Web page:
Weekly Guide: May 3–9
Celebrate Mother’s Day with a week of free streams showcasing some of the best—and worst—operatic moms. Enjoy popular Live in HD transmissions of Strauss’s Elektra, Bellini’s Norma, Puccini’s Madama Butterfly, Handel’s Rodelinda, and more.
Monday, May 3
In 1909, not five years after scandalizing the cultural intelligentsia with his lurid one-act opera Salome, the young Richard Strauss shocked them again with a darkly psychoanalytic take on the Sophocles play about an ancient Mycenaean princess’s wish to avenge the assassination of her father, Agamemnon. Sparks fly throughout her confrontations with various members of her family, and the chilling score calls for singers capable of competing with the largest orchestra in the standard opera repertory.
Tuesday, May 4
A giant of the Baroque era, Handel created operas that—despite largely following the “opera seria” conventions of the time—outstripped those of his contemporaries in their consistent musical brilliance, especially in the way the music reveals and deepens the characters’ emotions. Dating from 1725, Rodelinda was written after the composer had moved to London and begun writing operas (in Italian) for the newly founded Royal Academy of Music. One of his finest works, it is filled with electrifying, dramatically compelling, deeply affecting music, especially for the soprano singing the title role of the seventh-century Queen of Lombardy.
Wednesday, May 5
Ambroise Thomas’s Hamlet is a prime example of the grand opera tradition that flourished in Paris in the 19th century—a genre that enthralled audiences with grand choruses, elaborate ensembles, and magnificent staging that provided the framework for sensational vocal solos. Although many details of Shakespeare’s play were unavoidably altered or omitted in this adaptation, the story of a prince whose resolve to murder his stepfather is frozen by doubt and conflicting impulses translated well to the musical stage. Ophélie’s madness provided the composer with an opportunity to create one of the most riveting scenes for coloratura soprano, and the music for the title character maintains a dramatic intensity that made the role a favorite vehicle for the leading baritones of the time.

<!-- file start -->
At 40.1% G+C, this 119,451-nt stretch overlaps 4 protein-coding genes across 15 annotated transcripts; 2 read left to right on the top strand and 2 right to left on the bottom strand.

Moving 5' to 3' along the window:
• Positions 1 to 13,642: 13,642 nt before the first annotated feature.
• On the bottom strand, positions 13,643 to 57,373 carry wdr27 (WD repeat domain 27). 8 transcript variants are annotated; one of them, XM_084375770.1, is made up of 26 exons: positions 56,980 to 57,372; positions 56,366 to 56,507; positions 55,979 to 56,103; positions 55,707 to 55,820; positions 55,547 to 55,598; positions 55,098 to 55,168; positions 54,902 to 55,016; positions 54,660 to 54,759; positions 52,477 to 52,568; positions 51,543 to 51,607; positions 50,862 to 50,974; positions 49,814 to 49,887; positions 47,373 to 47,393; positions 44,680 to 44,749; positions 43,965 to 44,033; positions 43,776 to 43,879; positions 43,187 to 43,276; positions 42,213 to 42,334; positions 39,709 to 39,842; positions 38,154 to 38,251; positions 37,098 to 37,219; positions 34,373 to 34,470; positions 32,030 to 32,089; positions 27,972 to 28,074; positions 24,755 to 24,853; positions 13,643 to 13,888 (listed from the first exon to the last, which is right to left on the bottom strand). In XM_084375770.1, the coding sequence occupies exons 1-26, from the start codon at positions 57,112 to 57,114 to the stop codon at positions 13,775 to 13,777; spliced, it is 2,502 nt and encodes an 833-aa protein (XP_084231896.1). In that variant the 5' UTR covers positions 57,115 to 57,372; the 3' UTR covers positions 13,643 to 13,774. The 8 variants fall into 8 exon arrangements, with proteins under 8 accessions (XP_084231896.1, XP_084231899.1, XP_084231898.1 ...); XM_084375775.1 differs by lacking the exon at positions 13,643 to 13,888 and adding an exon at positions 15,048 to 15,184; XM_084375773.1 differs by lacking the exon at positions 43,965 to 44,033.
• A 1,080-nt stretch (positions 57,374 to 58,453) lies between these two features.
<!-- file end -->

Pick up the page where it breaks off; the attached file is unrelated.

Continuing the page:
Thursday, May 6
Bellini’s fiery masterpiece about a strong-willed priestess in love with a Roman soldier is a supreme vehicle for singers with a flair for high drama and seemingly limitless technique. The opera’s standout arias, full of filigreed passagework and florid runs, have put many daring singers to the test, but they also perfectly capture the turbulent psychological states of the main characters as they endeavor to make sense of their conflicted emotions.
Friday, May 7
A brutal yet captivating piece of music and theater, Wozzeck is based on Georg Büchner’s groundbreaking play Woyzeck, a searing, shockingly modern drama that was written in the 1830s but first saw the stage some 80 years later as the First World War inexorably approached. It is the harrowing tale of a hapless soldier driven by humiliation and jealousy to murder his lover, and Berg only amplifies the suffering and horror with his brilliantly thorny, overwhelmingly powerful score—the ultimate musical depiction of a mind’s descent into madness.
Saturday, May 8
Puccini’s Madama Butterfly
Anthony Minghella’s exquisite production—an instant classic at the Met since its 2006 premiere—provides an evocative setting for this tragedy about a noble but naive geisha awaiting the return of her American Navy lieutenant. Key to the staging are symbolic visuals that tap into traditional Japanese culture while honoring the searching, timeless beauty of Puccini’s mid-career masterpiece. The production never distracts from the heartrending tragedy; instead, it complements the composer’s powerful score at every turn.
Sunday, May 9
Handel’s breakout opera masterpiece, Agrippina offers a wryly satirical look at the political maneuverings and personal entanglements of the Roman emperor Claudius, his cadre of advisers and hangers-on, and his cunning wife, Agrippina. During the 2019–20 season, the Baroque black comedy had its long-awaited Met premiere in a new production by David McVicar that updated the action to the present age.